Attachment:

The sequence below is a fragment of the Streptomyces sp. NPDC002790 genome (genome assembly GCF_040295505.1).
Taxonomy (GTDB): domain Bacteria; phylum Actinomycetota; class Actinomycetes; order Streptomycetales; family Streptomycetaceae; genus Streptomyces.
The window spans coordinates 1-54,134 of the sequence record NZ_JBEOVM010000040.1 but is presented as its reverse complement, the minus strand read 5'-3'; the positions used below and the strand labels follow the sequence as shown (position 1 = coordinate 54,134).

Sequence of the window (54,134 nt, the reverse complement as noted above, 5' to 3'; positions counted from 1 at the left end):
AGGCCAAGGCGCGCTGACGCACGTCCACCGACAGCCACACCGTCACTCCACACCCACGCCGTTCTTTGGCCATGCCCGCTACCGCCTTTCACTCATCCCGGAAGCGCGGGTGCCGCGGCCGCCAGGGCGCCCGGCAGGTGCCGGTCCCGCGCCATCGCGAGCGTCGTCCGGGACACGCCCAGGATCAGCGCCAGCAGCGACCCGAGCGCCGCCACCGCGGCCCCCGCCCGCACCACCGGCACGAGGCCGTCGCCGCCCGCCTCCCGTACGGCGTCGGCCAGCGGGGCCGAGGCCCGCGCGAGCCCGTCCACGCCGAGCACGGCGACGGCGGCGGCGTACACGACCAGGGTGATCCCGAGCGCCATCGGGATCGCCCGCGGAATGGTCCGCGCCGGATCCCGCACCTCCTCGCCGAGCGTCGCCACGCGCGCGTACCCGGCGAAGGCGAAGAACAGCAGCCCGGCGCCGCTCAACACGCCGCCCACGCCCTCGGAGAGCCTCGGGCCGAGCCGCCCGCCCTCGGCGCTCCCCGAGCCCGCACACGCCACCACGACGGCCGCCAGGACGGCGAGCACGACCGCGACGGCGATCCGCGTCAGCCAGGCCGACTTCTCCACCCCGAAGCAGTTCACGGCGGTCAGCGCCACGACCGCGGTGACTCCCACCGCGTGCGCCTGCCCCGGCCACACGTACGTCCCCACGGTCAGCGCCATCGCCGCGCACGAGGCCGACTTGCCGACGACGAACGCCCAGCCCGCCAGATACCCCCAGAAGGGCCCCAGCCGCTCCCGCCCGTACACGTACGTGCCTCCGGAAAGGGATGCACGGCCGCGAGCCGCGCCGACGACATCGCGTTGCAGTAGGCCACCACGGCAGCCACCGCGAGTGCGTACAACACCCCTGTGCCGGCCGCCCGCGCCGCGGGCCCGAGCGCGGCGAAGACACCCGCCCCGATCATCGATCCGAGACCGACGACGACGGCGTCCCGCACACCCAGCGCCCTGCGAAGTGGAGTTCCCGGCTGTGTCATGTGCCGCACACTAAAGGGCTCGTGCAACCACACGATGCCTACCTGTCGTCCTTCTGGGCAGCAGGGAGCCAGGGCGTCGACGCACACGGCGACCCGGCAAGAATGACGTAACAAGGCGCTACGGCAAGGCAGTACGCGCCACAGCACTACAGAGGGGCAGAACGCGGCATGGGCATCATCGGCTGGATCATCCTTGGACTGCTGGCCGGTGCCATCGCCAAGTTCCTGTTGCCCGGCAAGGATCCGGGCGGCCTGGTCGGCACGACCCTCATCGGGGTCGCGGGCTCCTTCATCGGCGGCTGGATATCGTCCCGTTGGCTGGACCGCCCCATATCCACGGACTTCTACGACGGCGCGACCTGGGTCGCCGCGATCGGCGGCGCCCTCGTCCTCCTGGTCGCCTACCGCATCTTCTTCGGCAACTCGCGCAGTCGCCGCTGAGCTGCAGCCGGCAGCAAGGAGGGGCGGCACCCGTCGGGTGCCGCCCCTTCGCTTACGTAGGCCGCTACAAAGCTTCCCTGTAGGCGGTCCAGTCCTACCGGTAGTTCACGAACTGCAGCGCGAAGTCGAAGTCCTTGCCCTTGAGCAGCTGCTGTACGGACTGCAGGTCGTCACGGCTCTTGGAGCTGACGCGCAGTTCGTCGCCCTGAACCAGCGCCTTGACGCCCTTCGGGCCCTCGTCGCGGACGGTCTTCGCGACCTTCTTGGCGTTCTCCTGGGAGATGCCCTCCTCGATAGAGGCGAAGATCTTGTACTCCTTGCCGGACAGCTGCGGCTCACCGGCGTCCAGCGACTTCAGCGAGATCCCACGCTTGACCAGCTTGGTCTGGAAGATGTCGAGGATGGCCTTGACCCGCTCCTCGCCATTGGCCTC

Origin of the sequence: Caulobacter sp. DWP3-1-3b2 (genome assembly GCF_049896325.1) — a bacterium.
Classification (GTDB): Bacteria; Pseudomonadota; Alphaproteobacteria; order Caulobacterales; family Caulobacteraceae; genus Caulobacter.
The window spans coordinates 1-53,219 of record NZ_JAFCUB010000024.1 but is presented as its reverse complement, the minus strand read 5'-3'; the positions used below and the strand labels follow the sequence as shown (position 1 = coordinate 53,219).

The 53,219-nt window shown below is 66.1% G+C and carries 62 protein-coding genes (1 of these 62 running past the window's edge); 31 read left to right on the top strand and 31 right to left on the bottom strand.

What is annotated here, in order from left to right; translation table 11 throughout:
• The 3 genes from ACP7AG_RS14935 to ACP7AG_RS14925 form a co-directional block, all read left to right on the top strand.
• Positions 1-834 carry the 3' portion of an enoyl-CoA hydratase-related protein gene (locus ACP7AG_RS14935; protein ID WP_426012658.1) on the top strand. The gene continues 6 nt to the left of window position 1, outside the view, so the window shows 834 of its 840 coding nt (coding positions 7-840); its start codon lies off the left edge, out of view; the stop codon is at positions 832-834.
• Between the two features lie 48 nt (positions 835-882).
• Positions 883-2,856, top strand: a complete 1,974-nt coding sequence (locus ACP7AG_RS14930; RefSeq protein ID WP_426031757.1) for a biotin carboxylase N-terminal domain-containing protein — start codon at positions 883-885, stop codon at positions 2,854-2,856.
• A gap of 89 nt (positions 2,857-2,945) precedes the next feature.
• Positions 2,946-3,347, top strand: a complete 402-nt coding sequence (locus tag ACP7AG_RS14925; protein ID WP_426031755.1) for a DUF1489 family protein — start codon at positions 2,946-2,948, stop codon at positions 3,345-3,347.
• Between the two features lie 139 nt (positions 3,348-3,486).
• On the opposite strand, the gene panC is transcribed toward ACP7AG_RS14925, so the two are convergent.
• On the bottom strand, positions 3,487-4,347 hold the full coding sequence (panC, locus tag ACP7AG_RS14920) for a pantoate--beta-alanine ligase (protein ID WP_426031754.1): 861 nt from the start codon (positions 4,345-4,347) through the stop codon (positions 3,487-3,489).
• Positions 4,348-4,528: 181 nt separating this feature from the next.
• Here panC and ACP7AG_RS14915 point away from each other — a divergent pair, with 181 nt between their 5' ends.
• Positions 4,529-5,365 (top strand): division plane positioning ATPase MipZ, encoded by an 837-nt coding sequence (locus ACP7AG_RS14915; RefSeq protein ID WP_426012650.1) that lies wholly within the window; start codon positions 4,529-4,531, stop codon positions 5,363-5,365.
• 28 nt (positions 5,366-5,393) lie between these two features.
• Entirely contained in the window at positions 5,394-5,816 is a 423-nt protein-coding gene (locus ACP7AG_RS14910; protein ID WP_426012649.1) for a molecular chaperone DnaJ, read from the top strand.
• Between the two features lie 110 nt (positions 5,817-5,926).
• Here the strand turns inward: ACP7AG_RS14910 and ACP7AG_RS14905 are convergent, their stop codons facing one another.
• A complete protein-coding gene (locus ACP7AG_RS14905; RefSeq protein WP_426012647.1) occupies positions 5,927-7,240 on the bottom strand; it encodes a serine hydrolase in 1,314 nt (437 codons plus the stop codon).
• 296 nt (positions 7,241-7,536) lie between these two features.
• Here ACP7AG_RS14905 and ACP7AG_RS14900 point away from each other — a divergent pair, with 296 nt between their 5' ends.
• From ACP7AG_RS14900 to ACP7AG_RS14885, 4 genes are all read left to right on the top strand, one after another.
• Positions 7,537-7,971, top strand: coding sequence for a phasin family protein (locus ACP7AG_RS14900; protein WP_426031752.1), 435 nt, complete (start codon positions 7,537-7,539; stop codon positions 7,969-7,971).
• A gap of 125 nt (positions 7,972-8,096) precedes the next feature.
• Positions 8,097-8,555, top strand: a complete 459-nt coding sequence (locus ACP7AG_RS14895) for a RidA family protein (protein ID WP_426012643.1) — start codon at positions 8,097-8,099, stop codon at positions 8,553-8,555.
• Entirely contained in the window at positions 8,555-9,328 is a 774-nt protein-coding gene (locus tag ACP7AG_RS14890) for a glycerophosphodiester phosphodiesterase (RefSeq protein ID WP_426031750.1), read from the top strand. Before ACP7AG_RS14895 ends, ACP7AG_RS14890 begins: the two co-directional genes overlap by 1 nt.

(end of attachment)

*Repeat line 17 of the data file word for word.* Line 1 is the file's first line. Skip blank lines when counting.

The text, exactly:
• Between the two features lie 139 nt (positions 3,348-3,486).